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Dos and Don’ts of Writing College Essays

For a lot of students, the essay portion of college applications is one of the most daunting parts of the process.

But guess what? It doesn’t need to be.

Yes, the essay is where the readers get to know you and your voice. Yes, the essay is the part that separates you from everyone whose transcripts and resumes are similar to yours. And yes, a lot of pressure is associated with both of those facts. But if you follow the list of Dos and Don’ts below, you’ll be in a great position to not only start your essays, but also to create essays that show colleges and universities what sets you apart from the competition.


Think of these as stories.

More than likely, these essays are unlike anything you’ve written for school. They’re narratives, so they should sound like you and include descriptions that put the reader directly into whatever circumstances you’re writing about. These stories should show (not tell) the reader what you’ve experienced and how that’s shaped you.

Allow yourself time to brainstorm.

No matter which prompt(s) you answer, all colleges and universities want to know who you are as a result of whichever story you chose to tell. Set aside time to turn inward and reflect on experiences that have shaped you, as well as what you’ve learned from each of those experiences.

Write about something important to you.

Please read this carefully: you do not have to write about a dramatic occurrence or tragedy to gain the attention of your audience. Admissions offices are not searching for students with the most wild or absurd stories; they’re looking for who you are. Free yourself from the unrealistic expectation that you must talk about something large-scale, and explore small-scale occurrences that taught you important lessons or developed your character. The best PB&J you ever had? Write about it. The first time you went into Costco? Write about it. As long as you can explain why it mattered and who you are because of it, literally nothing is off the table.

Choose ONE thing and dive in.

Most schools have word/character limits on their essays, which means the more breadth you include, the less depth your story will have. In other words, selecting one topic to write about means you can go much more in-depth and provide a more specific picture of who you are. Avoid the temptation of writing about many different experiences in your story.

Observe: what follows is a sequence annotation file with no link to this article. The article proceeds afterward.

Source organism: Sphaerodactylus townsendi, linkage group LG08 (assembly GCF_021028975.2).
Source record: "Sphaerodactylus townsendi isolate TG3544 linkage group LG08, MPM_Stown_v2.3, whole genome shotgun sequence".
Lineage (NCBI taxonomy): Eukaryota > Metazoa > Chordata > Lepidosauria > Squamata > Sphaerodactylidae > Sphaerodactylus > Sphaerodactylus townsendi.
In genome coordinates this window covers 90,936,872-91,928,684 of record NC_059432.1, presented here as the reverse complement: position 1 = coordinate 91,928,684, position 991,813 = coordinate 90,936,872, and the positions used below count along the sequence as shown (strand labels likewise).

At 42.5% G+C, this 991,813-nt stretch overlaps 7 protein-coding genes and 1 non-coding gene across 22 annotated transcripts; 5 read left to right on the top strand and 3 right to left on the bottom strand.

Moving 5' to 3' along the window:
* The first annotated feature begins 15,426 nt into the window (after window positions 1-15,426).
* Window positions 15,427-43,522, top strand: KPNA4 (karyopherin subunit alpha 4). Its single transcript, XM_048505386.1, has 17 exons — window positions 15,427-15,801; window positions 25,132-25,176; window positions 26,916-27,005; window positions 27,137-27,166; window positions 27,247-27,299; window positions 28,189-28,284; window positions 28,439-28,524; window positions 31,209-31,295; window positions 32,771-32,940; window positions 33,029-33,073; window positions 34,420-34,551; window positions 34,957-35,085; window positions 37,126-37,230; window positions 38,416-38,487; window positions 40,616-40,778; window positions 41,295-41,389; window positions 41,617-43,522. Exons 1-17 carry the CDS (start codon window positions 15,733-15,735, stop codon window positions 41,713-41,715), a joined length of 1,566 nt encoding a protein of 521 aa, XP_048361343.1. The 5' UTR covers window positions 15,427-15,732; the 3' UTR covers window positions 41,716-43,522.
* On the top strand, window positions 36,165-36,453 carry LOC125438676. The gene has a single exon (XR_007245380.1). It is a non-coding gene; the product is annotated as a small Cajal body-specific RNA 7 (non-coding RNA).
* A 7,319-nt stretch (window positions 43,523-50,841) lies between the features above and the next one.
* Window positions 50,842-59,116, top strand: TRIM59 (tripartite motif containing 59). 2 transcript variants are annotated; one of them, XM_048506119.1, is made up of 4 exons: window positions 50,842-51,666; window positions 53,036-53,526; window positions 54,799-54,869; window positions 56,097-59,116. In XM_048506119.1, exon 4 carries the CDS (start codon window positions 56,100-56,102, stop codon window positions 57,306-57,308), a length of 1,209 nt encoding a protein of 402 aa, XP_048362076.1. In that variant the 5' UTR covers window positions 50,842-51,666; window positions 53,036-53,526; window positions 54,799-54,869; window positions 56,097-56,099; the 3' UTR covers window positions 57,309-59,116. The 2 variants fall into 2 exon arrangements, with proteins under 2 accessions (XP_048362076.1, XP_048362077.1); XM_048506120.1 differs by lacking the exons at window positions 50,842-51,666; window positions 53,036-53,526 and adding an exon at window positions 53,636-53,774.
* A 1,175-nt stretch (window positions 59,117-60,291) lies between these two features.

Rush a prompt just to get it over with.

While it’s understandable that you may not be psyched about accomplishing this task, admissions offices will be able to tell if you threw something together at the last minute. They read tens of thousands of essays per year, which means they’re experts in sniffing out the stories with clear intention and effort, as well as those without.

Write in a formal, stuffy tone.

The college essay should be a narrative, not an analysis. This is not the time to try out new vocabulary words or fancy phrases you’ve heard. An easy rule of thumb: if you don’t use those words in conversation, they won’t come across as genuine in your story. That being said, you also don’t want to…

Be too casual in your word choice.

While it is important that your stories sound like you, you should avoid using slang words or phrases that might confuse the average college admissions advisor, as that is an almost certain way to ensure your application goes in the “No” pile. Keep in mind that most adults are not in the know about the ever-changing vernacular used in your social circles.

Be afraid to scrap your first draft.

If writing your college essay feels awkward or tedious, you’re writing about the wrong thing. Ideally, your story should be one that you’re excited to talk about because that will come through in your writing and the audience will feel it. So although it can be overwhelming to consider, don’t force yourself to finish a story that isn’t authentic just because you were afraid to start over.

Essentially, the more authentic you can be, the better. The more clear a picture of yourself you can provide, the better. At the end of the day, it all comes down to letting admissions offices see who they're getting should they choose to admit you to their campus.

Now get brainstorming!

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